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How to Create the Ideal Learning Environment For Older Students

Older students (learners older than the average age of a college student) generally have learning patterns and study habits that are quite different than that of younger students. To illustrate, older students tend to have longer attention spans, higher autonomy, better discipline, and more life experiences. Nevertheless, many older students still have difficulties in focusing, fully grasping a topic, and keeping themselves motivated—just like younger students do.

Another key difference between these two groups is that older students spend most of their time learning from home—unless they are taking full college loads. Most tend to have other big responsibilities like taking care of the children or working a full-time job, which makes it difficult to attend school all day. Hence, most older students learn from home, especially if they are taking graduate programs on top of having a job.

If you fall into the category of an older student and spend most of your study time at home, then making your home more conducive to learning is essential. That said, here are several ways you can turn your home into a space that is more conducive to learning:

  1. Set up a home office

If you don’t already have one, setting up a home office is one of the best ways to make remote learning easier and more effective. This is especially true if you have kids in the house or live in a particularly distracting neighborhood. A home office can be your sacred space for both learning and working; a quiet, non-distracting area where you can do your work in peace.

Having a home office also helps you set boundaries when it comes to work and school. If you tend to do your work anywhere else in the house, it can be difficult to separate your school/work from your persona life. Whereas if you have a space dedicated to work and school, it is easier to leave that part of your life at the end of the day and focus on other things, such as doing housework, spending time with your family, or just relaxing after a long day of hitting the books.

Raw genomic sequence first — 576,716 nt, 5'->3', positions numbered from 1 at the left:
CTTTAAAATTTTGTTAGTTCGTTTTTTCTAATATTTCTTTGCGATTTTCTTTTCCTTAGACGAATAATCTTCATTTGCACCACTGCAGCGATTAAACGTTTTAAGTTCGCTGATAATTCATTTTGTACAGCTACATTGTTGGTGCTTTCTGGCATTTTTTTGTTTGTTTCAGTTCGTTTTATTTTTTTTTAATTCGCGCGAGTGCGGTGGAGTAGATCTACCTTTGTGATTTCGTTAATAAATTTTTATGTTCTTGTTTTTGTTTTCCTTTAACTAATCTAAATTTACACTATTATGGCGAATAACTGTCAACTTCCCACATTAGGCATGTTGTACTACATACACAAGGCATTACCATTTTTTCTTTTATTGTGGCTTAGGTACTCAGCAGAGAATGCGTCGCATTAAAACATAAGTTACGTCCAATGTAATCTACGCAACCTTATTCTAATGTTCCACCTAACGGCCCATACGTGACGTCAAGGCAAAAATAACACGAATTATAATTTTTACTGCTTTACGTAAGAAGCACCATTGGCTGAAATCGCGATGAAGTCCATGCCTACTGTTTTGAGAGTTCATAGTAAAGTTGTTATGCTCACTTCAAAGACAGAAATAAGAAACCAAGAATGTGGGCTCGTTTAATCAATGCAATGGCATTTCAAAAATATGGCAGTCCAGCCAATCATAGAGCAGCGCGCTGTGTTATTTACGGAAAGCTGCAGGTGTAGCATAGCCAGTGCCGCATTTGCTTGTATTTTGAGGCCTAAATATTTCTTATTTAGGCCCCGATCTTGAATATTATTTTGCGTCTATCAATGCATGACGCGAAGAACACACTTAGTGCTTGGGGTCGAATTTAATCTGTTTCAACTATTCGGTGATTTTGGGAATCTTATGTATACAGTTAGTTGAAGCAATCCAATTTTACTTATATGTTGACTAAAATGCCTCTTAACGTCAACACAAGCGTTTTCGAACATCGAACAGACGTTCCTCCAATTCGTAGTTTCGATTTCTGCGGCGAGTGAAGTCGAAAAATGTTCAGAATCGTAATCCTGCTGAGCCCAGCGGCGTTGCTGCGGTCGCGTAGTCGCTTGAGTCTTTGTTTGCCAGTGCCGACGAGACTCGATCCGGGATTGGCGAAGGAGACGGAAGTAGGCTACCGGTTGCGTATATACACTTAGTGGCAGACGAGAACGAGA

1. Invest in lighting automation

An automated lighting system lets you turn on, turn off, and dim lights from the palm of your hand. Aside from the general benefit and convenience that this type of technology provides, it can make it easier for you to control the lighting whenever you’re studying—which is extremely important, especially for older students who may have eyesight problems.

If you think this is an upgrade that your house needs, get in touch with a Savant home automation system supplier and installer as soon as possible.

  1. Consider soundproofing

Just like young students, older students can also have difficulties focusing, especially in disruptive environments like a busy household. If this is the case for your home, consider soundproofing your home office so that it minimizes the amount of noise that enters the room.

Here are some of the best ways you can soundproof your home office:

  • Install acoustic sound panels on the walls
  • Situate heavy furniture against walls to muffle sounds coming from outside
  • Seal the gaps in the doors and windows
  • Hang tapestries and other heavy materials on the walls
  • Lay down area rugs to help absorb noise
  • Add extra drywall
  • Hang noise-reducing curtains

If all else fails, it may be worth investing in a pair of noise-canceling headphones.

  1. Set boundaries

Unless you live alone, it can be difficult to focus on your studies when you have other members of the family milling about the house and creating distractions. It can be worse if you are a parent and have children popping their heads in the door while you’re trying to do schoolwork. That said, it is important that you set boundaries at home—whether you live with family or roommates.

For example, set a rule for your children that disallows them from entering your home office unless they have something urgent to tell you. If you have roommates, on the other hand, ask them to keep the noise down whenever you’re attending classes or deep-diving into your dissertation.

  1. Stay comfortable

Older people are more susceptible to bodily pain when sitting for too long, which makes body pain a common problem for older students who spend most of their time in front of the computer. To avoid this plight, invest in ergonomic furniture to reduce your risk of back pain, neck pain, and other types of common aches that come with staying in one position for long periods of time.

If you are an older student—especially if you’re living with family—these tips can help you avoid the most common problems that older learners experience, including distractions, body pain, eye strain, and much more.

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